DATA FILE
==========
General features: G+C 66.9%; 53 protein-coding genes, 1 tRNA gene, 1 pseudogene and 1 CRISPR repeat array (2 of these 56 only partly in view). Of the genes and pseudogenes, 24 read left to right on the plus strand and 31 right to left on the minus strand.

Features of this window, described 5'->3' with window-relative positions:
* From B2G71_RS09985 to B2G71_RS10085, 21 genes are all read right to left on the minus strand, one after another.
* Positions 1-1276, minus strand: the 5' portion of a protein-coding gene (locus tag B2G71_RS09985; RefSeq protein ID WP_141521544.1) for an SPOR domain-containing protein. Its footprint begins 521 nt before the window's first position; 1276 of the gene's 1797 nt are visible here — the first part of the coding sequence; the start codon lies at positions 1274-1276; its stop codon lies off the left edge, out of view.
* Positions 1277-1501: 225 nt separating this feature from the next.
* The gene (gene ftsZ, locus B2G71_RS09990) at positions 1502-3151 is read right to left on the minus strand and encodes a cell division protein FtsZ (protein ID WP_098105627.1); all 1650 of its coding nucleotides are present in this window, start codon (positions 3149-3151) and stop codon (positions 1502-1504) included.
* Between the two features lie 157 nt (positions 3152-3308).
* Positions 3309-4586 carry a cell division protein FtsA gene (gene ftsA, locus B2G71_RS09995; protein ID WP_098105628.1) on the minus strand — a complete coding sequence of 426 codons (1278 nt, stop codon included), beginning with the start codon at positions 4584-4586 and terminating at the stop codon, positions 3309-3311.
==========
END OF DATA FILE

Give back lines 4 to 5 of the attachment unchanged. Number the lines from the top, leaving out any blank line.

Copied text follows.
* Positions 1-1276, minus strand: the 5' portion of a protein-coding gene (locus tag B2G71_RS09985; RefSeq protein ID WP_141521544.1) for an SPOR domain-containing protein. Its footprint begins 521 nt before the window's first position; 1276 of the gene's 1797 nt are visible here — the first part of the coding sequence; the start codon lies at positions 1274-1276; its stop codon lies off the left edge, out of view.
* Positions 1277-1501: 225 nt separating this feature from the next.